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What do you need to know about the Takata airbag recall?

On Behalf of | Jan 20, 2019 | Serious Injuries |

The purpose of airbags in vehicles is to keep you safe in the event of a car crash, but they also have the potential to cause serious injuries. Many Ohio residents have concerns about the recall of vehicles containing airbags manufactured by a company called Takata. The National Highway Traffic Safety Administration estimates that the recall, which has been in effect since May 2015, affects 50 million airbags in 37 million vehicles in the United States. 

The issue rests with the inflators of the Takata airbags that can cause the airbags to explode, potentially causing injury or death, upon deployment after prolonged exposure to humidity and high heat. Certain airbags included in the recall, called “alpha bags,” pose a greater explosive risk. Vehicles potentially including alpha bags include Mazda B-series trucks, 2006 Ford Rangers and certain Acura and Honda vehicles with model years between 2001 and 2003. The NHTSA recommends motorists avoid driving these vehicles at all due to the safety risk.

Thus far, defective Takata airbag inflators have injured at least 250 people in the United States, as well as claimed 15 lives. Because weather conditions of heat and humidity increase the risk of airbag explosion, there is a higher priority assigned to vehicles registered in states that experience these conditions most often.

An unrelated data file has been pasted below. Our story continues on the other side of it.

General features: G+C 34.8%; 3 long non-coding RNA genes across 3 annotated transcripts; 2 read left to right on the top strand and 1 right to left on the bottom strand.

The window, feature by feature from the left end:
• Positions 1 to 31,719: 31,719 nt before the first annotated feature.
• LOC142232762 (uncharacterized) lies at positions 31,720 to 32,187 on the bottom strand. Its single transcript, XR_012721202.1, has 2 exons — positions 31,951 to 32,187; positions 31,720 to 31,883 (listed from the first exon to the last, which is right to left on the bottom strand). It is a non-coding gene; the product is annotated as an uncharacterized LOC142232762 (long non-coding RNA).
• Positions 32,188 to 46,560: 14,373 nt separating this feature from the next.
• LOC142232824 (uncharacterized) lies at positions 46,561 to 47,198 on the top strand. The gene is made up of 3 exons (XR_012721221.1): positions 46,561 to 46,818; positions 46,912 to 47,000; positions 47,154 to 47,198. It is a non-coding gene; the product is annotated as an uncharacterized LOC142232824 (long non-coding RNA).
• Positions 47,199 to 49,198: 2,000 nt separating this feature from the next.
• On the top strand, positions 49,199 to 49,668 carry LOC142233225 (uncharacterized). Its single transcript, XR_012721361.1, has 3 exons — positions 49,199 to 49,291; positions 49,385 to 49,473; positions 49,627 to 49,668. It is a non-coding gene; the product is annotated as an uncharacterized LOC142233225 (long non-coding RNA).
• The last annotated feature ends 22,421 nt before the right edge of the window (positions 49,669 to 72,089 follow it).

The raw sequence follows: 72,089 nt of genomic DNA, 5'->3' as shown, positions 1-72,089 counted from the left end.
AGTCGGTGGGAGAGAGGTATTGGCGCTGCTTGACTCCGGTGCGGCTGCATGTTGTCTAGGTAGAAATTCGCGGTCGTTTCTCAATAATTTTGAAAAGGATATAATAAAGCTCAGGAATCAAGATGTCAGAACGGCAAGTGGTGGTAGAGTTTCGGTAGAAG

A partial list of vehicle manufacturers affected by the recall includes the following:

  • Nissan
  • General Motors
  • Subaru
  • Ford
  • Toyota
  • Chrysler

If your vehicle is part of the recall and you bought it new, you should receive a notice from the manufacturer. The NHTSA provides online tools on its website allowing consumers to check on the retail status of cars and trucks. If you purchased your vehicle used, it may be a good idea to use these tools to check on your vehicle as the manufacturer may not have had access to your contact information to send you a notice.

The information in this article is not intended as legal advice but provided for educational purposes only. 

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